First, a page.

From NBC/NJ's Athena Jones
NEWBERRY, S.C. -- Chelsea Clinton spent the day before the first-in-the-South primary stumping for her mother at colleges across northwestern South Carolina, where she took questions from students and voters from nearby communities.
"I am here to take your questions. I do want to make my mom and her campaign more accessible to you as you think about who to vote for tomorrow," she told the audience filling the cafeteria at Newberry College.
The notoriously media-shy Chelsea has been campaigning more extensively for her mother since the Iowa caucuses, in which rival Barack Obama won large part of the youth vote.
In introducing Chelsea, Emily Hawkins, the director of youth outreach for the campaign, told the crowd of about 150 the senator had been outspoken on issues that matter to young people and said that she would be spending part of today talking about a student borrower's bill of rights.
Dressed in jeans and a blazer, the youngest Clinton spoke knowledgeably about her mother's goals and policy proposals, using phrases like "one thing that's distinctive about my mom" and "something I'm really proud about my mom for is," even as she got a little wonky at times, a trait her mother has admitted to having.
She talked about her mother's plans for achieving universal healthcare, her approach to foreign policy, her stance on Darfur and what she would do to help the economy. She managed to hit her talking points, explaining early on what the senator wants to do to help make college more affordable, even though no one had asked a question about it at that point.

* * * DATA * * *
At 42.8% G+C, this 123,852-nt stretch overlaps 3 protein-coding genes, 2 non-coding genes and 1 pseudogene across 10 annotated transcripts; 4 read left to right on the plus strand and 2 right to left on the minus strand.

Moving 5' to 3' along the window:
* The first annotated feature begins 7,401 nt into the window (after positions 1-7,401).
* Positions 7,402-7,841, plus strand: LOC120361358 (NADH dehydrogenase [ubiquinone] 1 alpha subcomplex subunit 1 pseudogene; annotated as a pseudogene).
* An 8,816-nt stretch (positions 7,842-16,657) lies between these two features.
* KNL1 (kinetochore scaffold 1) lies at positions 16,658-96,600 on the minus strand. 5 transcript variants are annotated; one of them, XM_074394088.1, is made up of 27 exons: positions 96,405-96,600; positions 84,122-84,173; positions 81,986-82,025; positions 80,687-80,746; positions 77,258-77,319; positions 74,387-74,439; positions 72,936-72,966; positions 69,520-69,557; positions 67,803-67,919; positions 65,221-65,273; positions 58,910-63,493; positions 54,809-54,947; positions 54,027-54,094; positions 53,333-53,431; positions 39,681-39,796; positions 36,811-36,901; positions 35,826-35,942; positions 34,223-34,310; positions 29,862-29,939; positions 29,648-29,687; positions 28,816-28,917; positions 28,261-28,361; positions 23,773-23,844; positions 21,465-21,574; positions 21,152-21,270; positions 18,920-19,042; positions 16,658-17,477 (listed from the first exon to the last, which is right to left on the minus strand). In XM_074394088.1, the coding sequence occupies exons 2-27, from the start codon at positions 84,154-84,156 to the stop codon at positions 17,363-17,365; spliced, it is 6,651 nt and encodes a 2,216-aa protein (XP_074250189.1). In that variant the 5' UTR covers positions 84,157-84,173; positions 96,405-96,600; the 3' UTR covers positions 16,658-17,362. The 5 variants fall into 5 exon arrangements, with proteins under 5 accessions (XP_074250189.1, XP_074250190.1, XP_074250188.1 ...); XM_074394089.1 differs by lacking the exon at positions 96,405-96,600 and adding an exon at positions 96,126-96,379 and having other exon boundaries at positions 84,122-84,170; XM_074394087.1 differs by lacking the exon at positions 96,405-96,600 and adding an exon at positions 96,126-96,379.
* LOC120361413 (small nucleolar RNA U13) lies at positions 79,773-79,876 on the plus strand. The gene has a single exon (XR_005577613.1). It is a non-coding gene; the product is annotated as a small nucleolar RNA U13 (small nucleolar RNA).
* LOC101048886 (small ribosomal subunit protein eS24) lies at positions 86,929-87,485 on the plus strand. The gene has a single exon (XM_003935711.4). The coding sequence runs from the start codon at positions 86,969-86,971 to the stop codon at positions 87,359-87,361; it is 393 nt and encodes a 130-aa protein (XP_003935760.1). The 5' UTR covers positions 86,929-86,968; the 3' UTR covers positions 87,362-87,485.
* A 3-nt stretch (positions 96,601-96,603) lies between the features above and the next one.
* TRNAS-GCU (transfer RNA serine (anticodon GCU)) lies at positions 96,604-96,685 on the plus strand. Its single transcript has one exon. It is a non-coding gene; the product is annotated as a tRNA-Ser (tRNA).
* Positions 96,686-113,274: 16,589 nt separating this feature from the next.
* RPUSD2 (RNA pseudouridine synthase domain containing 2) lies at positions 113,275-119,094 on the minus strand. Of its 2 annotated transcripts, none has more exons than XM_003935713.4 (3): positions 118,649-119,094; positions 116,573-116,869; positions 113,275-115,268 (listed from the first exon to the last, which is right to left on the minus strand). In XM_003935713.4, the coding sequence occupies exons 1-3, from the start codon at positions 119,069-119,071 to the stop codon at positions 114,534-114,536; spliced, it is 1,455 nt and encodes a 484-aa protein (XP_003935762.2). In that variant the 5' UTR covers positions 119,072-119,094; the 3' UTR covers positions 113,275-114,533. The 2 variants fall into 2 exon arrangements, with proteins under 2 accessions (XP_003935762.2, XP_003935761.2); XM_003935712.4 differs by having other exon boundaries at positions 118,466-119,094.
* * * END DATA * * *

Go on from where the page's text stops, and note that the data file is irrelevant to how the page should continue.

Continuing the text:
She got a warm reception from the crowd and appeared comfortable. She cracked jokes, saying she feels "self-conscious when I'm called Miss" and asking an older gentleman not to call her "Ma'am" -- a common sign of respect in much of the South -- because she's only 27 years old.
Tiphany Valentine, a 21-year-old senior from Charleston, was one of three students who introduced the former first daughter. The students were given simple prepared, non-partisan remarks that included a brief biography, but Valentine skipped the script and spoke instead about why she was supporting Hillary Clinton.
"I think she's focused on us and everyday people," Valentine said, echoing comments she made before the event when she explained "I think shell be able to focus on issues dealing with your everyday American not just country as a whole. The best example, being that I'm a college student, is like trying to find more tuition money for students."
Mashanda Thomas, a 20-year-old junior from Richmond, VA and another of the students who introduced Clinton said she was undecided but leaning toward Obama. She said the two candidates had similar views, but she had been impressed by what the actress Alfre Woodard had to say about the Illinois senator when she came to speak.
"She said a lot of stuff that hit home. Like him being in same predicament. I've been in, like growing up in a single-parent home," said Thomas, who is not registered to vote in tomorrow's contest. She added what she thought was Clinton's main "downfall".
"Bill did a good job. Her downfall is that when people talk about her, they refer to him instead of her," Thomas said.
Toward the end of the event, as students began to leave for class, Chelsea joked that she hoped it was class time and she hadn't offended anyone. As they left, students handed slips to a professor who explainedd that they get credit for a "Fine Arts and Lectures event" for coming to hear people like Chelsea speak.
Chelsea chatted briefly with members of the audience afterwards before heading to the next college in nearby Spartanburg.